2018 National Championship Game: Betting odds, picks, line for Michigan vs Villanova (4/2/2018)

Michigan vs Villanova are set to play in the 2018 National Championship Game on Monday, April 2. Find the betting odds, picks and the line for Michigan-Nova below.

2018 National Championship Game

Michigan and Villanova each emerged victorious from the Final Four with double-digit wins, but their wins weren’t at all similar. Nova poured in 3-pointers to crush Kansas, while Michigan roared back to overcome a 10-point second-half deficit against Loyola-Chicago.
2018 National Championship Game: Betting odds, line for Michigan-Villanova

From MyBookie:

Favorite: Villanova by 6.5

Over/under: 145

2018 National Championship game pick for Michigan-Villanova

I’m on the record in thinking Villanova’s going to take this.

2018 National Championship Game time, TV channel, online live stream

Time: 9:20 p.m. ET on Monday, April 2.

Location: The Alamodome, San Antonio, Texas

TV channel: TBS.

Online stream: NCAA.com.

Get to know the matchup of 2018 National Championship Game:

Michigan entered this tournament as the No. 3 seed in the West Regional after winning four games in four days to capture its second straight Big Ten Tournament championship. It beat No. 14 seed Montana, No. 6 seed Houston, No. 7 seed Texas A&M and No. 9 seed Florida State to reach the Final Four, where it ended the Cinderella run of 11th-seeded Loyola. The Ramblers (32-6) won the Missouri Valley Conference Tournament and then the hearts of the college basketball world during their improbable trip to a South Regional championship. Team chaplain Sister Jean Delores Schmidt became the face of the team, which brought Loyola to the Final Four for the first time since the school won the 1963 national championship.

Villanova won the national title in 2016, beating North Carolina 77-74 on Kris Jenkins’ buzzer-beating 3-point shot. It finished second to Xavier during the Big East regular season this year but won the league’s postseason tournament and was the No. 2 overall seed in the NCAA Tournament. It was ranked No. 6 in the preseason AP Top 25 poll, its lowest ranking of the season. The Wildcats spent eight weeks as the No. 1 team in the country. All four of their losses came to Big East opponents, and they’ve won 10 straight games.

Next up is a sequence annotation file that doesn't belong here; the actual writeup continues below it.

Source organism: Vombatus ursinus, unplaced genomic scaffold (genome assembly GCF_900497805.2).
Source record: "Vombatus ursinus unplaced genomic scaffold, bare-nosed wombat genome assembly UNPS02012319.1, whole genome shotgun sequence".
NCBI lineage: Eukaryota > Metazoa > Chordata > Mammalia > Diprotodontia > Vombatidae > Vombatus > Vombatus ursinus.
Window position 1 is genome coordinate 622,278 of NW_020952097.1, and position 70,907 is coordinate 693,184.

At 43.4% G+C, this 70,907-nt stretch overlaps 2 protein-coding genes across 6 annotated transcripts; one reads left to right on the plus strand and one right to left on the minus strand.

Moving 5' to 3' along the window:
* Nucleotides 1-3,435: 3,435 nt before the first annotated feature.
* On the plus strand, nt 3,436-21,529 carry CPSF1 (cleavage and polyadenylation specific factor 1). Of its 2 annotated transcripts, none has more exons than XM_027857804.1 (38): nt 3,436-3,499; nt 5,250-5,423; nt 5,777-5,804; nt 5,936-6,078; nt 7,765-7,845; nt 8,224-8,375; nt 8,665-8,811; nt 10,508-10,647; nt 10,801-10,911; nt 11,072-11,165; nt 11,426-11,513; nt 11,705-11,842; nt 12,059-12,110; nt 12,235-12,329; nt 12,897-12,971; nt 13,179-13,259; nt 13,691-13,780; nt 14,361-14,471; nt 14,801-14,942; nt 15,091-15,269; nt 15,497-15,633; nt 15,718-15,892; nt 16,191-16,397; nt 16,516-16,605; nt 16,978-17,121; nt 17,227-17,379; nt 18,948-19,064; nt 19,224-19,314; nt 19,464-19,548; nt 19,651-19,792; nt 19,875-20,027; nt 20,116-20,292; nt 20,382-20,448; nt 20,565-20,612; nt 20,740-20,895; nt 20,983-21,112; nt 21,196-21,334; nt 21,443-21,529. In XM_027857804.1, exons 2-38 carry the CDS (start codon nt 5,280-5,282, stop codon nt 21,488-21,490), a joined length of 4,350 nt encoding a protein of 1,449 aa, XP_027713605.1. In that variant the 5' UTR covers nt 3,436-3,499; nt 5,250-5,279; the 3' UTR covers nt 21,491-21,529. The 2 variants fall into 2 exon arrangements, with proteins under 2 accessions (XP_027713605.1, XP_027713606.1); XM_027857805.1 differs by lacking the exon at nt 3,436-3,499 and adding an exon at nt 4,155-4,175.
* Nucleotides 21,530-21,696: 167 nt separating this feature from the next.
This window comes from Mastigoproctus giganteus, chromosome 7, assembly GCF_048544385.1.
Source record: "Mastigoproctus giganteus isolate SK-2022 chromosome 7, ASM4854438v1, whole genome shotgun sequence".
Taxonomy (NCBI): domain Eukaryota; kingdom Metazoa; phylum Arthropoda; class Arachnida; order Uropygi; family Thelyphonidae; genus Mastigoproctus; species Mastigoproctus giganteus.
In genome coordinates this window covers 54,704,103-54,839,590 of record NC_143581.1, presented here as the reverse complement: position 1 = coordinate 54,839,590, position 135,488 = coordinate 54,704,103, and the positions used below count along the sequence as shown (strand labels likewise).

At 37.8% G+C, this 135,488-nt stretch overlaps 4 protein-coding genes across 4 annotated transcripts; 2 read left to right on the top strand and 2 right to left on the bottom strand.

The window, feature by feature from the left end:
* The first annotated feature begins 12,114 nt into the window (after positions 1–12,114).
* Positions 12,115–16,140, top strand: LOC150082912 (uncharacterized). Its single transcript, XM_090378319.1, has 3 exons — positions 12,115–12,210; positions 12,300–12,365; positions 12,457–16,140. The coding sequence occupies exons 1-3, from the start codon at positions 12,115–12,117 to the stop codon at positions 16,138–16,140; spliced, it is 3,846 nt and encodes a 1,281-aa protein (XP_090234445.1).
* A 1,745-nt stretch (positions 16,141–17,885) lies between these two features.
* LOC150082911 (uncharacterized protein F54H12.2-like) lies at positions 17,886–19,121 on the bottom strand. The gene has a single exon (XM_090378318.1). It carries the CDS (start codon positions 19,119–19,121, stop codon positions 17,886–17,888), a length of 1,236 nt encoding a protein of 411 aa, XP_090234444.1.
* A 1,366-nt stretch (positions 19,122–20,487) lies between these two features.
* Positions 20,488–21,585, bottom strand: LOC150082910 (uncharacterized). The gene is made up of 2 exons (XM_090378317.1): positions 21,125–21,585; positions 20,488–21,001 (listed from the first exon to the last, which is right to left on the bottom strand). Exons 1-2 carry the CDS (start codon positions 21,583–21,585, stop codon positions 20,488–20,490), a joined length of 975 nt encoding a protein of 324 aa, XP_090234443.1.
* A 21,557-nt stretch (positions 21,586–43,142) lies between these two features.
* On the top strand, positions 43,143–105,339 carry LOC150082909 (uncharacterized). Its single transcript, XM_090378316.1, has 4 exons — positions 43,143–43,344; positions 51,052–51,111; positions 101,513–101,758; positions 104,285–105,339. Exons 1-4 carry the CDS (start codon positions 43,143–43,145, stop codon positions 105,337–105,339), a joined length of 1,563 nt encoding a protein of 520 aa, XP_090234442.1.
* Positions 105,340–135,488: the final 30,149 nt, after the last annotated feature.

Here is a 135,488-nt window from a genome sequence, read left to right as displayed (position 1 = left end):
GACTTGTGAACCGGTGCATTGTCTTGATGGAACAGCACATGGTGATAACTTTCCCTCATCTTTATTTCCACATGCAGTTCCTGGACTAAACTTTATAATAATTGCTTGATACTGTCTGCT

Junior point guard Jalen Brunson was named AP Player of the Year on Thursday and entered the Final Four averaging 19.2 points per game. The Wildcats are the highest-scoring team in the country at 86.6 points per game, and make 11.5 3-point attempts per game. That’s the third-most of any team in the nation, and the Wildcats are shooting 40 percent as a team behind the 3-point line. They’ve made more 3-point baskets and total field goals than any other team this season.

Brunson is one of six Wildcats who entered the Final Four averaging double figures in scoring. Junior guard Mikal Bridges is averaging 17.8 points, followed by sophomore guard Donte DiVincenzo (12.9), freshman forward Omari Spellman (10.8), junior guard Phil Booth (10.3) and junior forward Eric Paschall (10.3). Spellman is Villanova’s leading rebounder at 7.8 per game.

Michigan is playing in the National Championship Game for the second time in six seasons. It lost to Louisville in 2013, a championship that has since been vacated by the Cardinals because of NCAA violations. The Wolverines will counter Villanova’s potent offense with a defense that is allowing just 63.1 points per game, No. 8 in the country. Michigan also is capable of scoring at a high rate, as evidenced by its 99-72 win against Texas A&M in the Sweet 16 when it made 14 of 24 3-point attempts. The Wolverines make an average of 9 3-point shots per game.

The teams have played three times previously, with Villanova holding a 2-1 edge. Villanova won the last matchup, 60-55, on Nov. 25, 2014, in the Progressive Legends Classic in Brooklyn, N.Y. The Wildcats also won the only NCAA Tournament meeting between the programs, upsetting then No. 1-seed Michigan 59-55 in the second round as a No. 8 seed in Dayton, Ohio, in 1985.

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